My earlier posts presented malvertising examples and explored how malicious ads work and how they get deployed and protected. This note consider what might be done to handle the threats of malicious ads. Who can and should deal with this issue?
Spotting Malicious Ad Campaigns
Recommendations for ad networks for spotting potential malvertising campaigns include:
- Validate the integrity and authenticity of the entity wishing to place the ad by reviewing their credentials and documentation and by conducting a background search with financial review companies. Unfortunately, the documents are easily faked and review companies provide very limited coverage.
- Research advertisers with domain registry lookup tools looking for red flags, such as concealed contact details, recently-created or modified records or the use of webmail email addresses for domain contacts. This seems quite practical to me.
- Examine Flash ads with analysis tools, such as automated analyzers or web proxies. Unfortunately, the authors of malicious Flash ads are very good at concealing malicious logic, making it very hard to examine these programs to identify malware characteristics. (Perhaps ad networks could refuse accepting Flash ads with scripts that seem obscure or obfuscated.)
- Watch out for social engineering tricks, such as willingness to pay for the full campaign in cash, placing orders at the last moment or maintaining contact at odd hours. This is hard to do, considering how persuasive social engineers can be. Moreover, ad networks’ sales people might prefer to get paid and deal with the potential malvertisement later, rather than saying “no” to a new customer.
These practices are either not being followed or are ineffective, given the apparent popularity and effectiveness of malicious ads.
Who Can Deal With Malvertisements?
In an article that explored who should kill off malvertisements, Trend Micro’s Rik Ferguson pointed out that “website owners and ad networks alike suffer embarrassing brand damage when their customers are infected.” However, I am not sure brand tarnishing provides sufficient incentives to motivate companies to address the problem:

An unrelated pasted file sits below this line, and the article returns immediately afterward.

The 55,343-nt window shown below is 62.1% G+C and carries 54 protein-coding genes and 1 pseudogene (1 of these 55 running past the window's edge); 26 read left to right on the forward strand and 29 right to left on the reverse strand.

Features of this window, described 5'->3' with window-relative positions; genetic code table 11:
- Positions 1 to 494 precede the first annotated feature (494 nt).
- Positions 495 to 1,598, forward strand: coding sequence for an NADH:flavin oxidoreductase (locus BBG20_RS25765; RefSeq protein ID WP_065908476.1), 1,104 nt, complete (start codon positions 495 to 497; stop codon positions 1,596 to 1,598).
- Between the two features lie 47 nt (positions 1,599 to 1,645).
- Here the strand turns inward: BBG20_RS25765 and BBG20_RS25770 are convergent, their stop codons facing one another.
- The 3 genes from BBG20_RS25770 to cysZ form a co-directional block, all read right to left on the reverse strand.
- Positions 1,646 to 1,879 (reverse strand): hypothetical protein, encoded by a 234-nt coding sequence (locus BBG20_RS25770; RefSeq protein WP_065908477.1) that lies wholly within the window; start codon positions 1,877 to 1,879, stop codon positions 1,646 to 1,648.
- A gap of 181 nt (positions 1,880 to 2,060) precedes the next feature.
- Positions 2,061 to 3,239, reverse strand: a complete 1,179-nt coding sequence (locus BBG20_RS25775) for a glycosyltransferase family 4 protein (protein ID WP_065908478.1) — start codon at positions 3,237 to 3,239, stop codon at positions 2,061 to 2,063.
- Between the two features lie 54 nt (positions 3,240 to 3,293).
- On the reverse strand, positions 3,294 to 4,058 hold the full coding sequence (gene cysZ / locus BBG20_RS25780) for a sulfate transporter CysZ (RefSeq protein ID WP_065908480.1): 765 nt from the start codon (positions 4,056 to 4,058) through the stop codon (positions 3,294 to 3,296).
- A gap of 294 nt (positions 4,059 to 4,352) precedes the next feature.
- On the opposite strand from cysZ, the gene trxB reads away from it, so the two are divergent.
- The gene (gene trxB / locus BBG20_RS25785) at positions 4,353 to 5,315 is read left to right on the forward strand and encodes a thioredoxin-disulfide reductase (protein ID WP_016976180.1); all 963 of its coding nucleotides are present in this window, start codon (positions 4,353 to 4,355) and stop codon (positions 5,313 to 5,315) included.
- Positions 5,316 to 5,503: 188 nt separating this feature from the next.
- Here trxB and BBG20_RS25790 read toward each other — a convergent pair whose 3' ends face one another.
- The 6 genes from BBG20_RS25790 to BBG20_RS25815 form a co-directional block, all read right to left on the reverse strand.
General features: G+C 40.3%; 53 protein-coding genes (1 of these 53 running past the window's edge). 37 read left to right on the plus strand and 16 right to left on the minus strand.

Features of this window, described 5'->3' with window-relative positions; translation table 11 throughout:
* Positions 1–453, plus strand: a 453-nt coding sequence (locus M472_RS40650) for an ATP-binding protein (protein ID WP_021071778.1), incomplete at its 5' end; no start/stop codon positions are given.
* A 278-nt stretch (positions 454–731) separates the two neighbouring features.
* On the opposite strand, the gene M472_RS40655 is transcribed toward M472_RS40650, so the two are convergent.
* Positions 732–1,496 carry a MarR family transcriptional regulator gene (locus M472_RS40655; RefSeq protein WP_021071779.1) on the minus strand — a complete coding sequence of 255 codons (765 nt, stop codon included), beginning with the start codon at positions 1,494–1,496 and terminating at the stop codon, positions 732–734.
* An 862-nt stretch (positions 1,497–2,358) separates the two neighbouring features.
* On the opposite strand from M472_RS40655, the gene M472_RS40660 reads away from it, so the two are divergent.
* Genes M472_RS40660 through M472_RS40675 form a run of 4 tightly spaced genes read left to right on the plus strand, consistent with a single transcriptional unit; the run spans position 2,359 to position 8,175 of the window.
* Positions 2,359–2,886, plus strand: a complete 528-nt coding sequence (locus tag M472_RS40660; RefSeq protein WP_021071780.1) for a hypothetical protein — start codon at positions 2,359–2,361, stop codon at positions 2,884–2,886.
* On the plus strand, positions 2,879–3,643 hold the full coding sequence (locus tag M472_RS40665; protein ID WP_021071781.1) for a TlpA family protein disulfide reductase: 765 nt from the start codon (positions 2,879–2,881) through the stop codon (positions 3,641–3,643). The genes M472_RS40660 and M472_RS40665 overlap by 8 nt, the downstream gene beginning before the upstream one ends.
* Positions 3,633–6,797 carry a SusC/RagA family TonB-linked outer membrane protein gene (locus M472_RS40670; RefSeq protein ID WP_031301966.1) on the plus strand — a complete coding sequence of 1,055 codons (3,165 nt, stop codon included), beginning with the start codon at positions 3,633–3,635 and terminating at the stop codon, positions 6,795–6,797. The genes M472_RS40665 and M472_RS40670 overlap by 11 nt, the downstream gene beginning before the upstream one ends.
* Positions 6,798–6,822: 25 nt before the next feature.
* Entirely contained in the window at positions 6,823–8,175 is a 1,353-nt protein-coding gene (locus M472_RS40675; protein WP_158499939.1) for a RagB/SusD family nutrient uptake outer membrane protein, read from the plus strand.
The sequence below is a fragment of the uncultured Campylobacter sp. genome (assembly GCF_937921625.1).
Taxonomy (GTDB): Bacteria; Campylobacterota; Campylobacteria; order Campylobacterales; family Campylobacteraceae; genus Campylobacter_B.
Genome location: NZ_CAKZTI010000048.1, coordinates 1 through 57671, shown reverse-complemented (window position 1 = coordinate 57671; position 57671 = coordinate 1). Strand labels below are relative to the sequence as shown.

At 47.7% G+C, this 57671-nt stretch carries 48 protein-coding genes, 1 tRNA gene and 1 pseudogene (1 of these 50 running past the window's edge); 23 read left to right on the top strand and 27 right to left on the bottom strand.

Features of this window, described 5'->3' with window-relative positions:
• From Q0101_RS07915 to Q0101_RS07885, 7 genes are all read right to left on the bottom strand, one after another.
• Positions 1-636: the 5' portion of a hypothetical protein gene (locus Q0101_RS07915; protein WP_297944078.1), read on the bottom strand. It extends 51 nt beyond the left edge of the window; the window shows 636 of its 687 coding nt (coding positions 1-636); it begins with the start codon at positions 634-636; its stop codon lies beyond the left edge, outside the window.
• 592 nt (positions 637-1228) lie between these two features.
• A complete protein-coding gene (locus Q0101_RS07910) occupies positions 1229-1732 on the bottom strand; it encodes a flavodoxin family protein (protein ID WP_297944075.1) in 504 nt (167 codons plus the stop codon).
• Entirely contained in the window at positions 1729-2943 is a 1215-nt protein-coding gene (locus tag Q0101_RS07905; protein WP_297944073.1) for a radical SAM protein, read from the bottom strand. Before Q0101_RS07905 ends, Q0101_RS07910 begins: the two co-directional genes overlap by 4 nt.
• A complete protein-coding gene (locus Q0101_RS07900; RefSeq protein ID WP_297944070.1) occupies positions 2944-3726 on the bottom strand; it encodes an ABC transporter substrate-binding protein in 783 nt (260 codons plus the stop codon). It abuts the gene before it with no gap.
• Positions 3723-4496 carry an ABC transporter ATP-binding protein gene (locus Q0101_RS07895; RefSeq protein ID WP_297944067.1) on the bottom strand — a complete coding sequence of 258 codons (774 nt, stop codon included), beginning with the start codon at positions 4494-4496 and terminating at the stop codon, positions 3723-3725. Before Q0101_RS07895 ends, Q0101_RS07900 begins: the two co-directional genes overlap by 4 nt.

- A website might suffer embarrassment when displaying a malicious advertisement;
- The site apologizes and points a finger at the ad network that served the ad;
- The network apologizes and disables the offending advertisement;
- The world moves on and forgets about the incident after a few days.
Moreover, ad networks probably keep the money they were paid for the campaign that turned out to be malicious. This creates an incentive to look the other way even when the ad network’s sales staff notices red flags when processing the campaign.
The Role that Enterprises and Individuals Can Play by Blocking Ads
When describing his experience supporting LAN operations for about 4 years, Michael Robinson observed that the majority of malware infections in that environment occurred through malvertisements. In response, the company’s firewall engineers:
“Created rules to block traffic from 20 specific advertisers. By blocking only these sites, the number of malware infections on the LAN dropped by over 80%.”
If blocking ads is as effective as what Michael experienced, then by adopting this practice on a larger scale—at the level network level as well as on individual workstations—organizations might create powerful incentives for ad networks to work more rigorously as investigating, identifying and responding to malvertising campaigns.
For now, individuals and organizations can minimize their exposure to malvertisements by minimizing their exposure to banner ads. Also, the standard practices for combating social engineering scams, client-side exploits and malware apply when dealing with the threat of malicious ads.
This note is part of a series of malvertising-related posts. You can also learn:
- Examples of Malicious Ad Campaigns
- The Mechanics of Malicious Ads
- How Malicious Ad Campaigns Are Protected
- How Malicious Ads Are Deployed